In preparation for our Artist Survival Kit workshop, “Expanding your Horizons: Finding New Markets for your Art ,” on Saturday, October 23, 2010, several artists who show regularly in venues outside Oklahoma will discuss their galleries, how they built the relationships and tips for other artists.
Q: Where are a few of your favorite galleries/museums/festivals where you have shown outside Oklahoma?
|Liz Rodda, Triple Possibility (model for exhibition), |
three-channel video, dimensions variable
Rodda: Most recently, I’ve shown work at Dumbo Arts Center, Brooklyn, the Independents Liverpool Biennale, UK, and NY Studio Gallery, NYC. Sometimes I show work that’s exhibited as a part of a video screening and other times I install work in a gallery context. I’m also interested in showing work at sites outside of an art context altogether.
Q: Tell us about your most positive gallery relationships or exhibition experiences, what made them good?
Rodda: I think clear communication and advance notice on details is about as good as it gets. An honest gallerist who is willing to talk straight is always refreshing.
Q: How did you initially seek galleries or venues outside of your community?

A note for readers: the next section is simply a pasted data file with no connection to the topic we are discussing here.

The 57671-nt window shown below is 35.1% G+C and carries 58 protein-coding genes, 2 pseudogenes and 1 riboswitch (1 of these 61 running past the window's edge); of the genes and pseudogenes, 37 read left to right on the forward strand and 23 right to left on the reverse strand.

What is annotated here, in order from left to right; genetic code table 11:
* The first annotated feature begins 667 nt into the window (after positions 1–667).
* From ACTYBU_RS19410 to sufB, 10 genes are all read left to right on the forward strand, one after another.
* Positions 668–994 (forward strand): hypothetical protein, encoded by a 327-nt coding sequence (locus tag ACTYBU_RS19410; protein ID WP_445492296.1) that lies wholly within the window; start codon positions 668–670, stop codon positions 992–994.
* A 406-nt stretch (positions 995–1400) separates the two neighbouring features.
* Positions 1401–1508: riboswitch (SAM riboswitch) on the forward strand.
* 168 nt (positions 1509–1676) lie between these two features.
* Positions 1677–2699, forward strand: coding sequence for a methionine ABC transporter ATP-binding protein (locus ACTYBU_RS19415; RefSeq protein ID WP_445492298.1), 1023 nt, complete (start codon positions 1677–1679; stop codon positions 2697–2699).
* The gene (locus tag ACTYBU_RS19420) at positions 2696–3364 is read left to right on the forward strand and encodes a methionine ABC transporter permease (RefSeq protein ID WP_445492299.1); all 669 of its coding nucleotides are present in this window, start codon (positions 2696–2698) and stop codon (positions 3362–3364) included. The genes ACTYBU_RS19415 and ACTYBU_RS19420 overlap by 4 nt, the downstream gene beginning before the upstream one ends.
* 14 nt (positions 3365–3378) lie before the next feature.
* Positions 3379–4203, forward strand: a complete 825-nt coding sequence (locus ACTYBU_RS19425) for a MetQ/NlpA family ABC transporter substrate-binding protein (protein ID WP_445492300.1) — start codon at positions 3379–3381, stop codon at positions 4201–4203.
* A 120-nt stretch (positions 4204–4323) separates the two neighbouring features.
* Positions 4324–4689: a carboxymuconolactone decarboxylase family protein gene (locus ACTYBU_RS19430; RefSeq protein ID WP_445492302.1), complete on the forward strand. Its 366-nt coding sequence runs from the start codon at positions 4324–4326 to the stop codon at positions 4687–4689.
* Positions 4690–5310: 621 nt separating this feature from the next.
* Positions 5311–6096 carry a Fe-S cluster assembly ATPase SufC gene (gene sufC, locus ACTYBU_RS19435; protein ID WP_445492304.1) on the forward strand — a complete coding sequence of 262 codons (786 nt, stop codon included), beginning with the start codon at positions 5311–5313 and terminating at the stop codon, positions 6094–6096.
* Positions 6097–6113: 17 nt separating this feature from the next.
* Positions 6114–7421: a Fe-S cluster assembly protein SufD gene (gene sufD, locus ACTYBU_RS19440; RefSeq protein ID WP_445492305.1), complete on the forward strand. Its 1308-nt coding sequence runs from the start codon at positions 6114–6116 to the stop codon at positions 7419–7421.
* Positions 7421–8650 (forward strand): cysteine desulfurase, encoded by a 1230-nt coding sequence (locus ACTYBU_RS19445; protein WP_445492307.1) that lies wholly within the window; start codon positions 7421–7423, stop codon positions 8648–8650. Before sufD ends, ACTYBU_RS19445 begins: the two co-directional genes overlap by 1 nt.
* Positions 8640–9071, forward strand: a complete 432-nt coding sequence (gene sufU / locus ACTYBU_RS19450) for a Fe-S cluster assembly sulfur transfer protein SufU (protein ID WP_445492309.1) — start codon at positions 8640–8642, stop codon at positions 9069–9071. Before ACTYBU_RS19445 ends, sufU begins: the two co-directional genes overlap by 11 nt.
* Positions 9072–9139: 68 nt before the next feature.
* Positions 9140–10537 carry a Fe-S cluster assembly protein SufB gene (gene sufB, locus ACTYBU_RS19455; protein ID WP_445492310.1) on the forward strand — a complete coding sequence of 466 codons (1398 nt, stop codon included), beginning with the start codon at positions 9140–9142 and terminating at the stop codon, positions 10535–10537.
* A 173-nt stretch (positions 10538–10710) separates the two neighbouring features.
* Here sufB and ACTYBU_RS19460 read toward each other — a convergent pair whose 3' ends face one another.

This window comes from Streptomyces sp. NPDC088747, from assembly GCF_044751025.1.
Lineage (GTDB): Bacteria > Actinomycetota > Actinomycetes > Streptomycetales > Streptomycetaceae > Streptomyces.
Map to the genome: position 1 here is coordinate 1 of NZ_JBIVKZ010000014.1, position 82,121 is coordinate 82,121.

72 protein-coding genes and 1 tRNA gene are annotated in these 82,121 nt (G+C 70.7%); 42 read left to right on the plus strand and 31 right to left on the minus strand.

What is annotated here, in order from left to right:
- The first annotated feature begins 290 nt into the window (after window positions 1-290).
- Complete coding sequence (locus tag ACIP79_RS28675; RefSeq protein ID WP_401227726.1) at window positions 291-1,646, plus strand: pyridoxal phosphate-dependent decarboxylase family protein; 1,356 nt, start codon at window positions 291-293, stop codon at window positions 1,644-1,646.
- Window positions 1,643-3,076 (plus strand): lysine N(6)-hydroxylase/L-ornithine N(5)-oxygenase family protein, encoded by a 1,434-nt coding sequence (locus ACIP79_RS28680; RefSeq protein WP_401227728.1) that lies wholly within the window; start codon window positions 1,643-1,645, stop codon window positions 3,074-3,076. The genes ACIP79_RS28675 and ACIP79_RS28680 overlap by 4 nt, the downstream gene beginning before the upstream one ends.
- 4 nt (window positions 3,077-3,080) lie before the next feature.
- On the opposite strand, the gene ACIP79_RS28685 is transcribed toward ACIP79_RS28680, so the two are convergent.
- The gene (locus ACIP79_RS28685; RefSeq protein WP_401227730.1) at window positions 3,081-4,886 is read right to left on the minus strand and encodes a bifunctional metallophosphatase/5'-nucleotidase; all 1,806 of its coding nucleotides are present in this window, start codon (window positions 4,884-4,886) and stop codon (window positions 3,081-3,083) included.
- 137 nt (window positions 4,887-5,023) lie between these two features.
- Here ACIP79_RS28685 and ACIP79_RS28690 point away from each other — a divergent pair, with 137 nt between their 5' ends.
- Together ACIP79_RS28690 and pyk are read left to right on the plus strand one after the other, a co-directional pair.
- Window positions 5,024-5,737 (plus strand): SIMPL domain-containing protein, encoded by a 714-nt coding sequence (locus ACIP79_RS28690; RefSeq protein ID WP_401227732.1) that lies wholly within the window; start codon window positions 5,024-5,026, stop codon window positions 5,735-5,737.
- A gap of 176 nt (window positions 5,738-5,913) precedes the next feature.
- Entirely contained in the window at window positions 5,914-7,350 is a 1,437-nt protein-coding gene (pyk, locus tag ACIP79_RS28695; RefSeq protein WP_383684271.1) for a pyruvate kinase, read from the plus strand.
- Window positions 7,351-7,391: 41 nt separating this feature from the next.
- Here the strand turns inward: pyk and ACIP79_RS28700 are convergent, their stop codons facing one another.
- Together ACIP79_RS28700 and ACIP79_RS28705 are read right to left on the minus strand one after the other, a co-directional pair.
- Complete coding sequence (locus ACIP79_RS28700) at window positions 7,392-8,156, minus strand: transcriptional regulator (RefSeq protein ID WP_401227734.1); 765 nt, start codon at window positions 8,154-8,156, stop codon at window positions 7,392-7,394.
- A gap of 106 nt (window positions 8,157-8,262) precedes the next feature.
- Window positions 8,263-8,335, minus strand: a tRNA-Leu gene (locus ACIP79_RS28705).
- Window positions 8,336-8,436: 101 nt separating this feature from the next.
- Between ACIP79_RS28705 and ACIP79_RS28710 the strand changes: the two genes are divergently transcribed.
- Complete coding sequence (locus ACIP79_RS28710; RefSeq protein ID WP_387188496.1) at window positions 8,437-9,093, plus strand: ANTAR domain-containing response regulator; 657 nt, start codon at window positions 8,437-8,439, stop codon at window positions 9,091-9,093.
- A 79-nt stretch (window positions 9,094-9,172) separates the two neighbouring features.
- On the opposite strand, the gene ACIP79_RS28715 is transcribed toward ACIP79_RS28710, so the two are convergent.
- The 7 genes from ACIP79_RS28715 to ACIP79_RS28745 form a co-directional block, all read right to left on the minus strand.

Rodda: Some of my friends would jury shows and ask me to be a part of them and vice versa. I also applied, and continue to apply, to a lot of national and international juried exhibitions. Sites like nyfa.org and rhizome.org have a lot of exhibition and residency opportunities listed weekly. Often times getting into shows can lead to other exhibition opportunities.
|Liz Rodda, You Don't Love Me Yet, participant instructions, 8.5x11, 2008|
Q: What advice would you give to artists about committing to a gallery or show?
Rodda: Spend time looking into gallery spaces and venues before you submit work. It’s important to know what’s been shown there before so you know whether or not it’s a good fit. Also, send out a lot of applications. One of my grad school instructors told us to send out an application every time we received a rejection or acceptance letter- that way work is always going out. Even if you don’t get work into a show, it’s been seen by a new panel and can lead to unexpected opportunities. Also, remember that making work is the most important thing- you can easily spend all of your time applying to shows, but you’re an artist first and foremost.
The Artist Survival Kit workshop, “Expanding your Horizons: Finding New Markets for your Art ,” is Saturday, October 23, 2010; 1-4 pm at Mainsite Contemporary Art Gallery, 122 E Main St in Norman (map). This panel discussion will cover the basics of how a professional gallery relationship works, as well as tips for approaching galleries and exhibiting your artwork out-of-state. Panelists include artists Jonathan Hils and Kate Rivers, as well as gallery owner Joy Reed Belt. See the Artist Survival Kit page to register.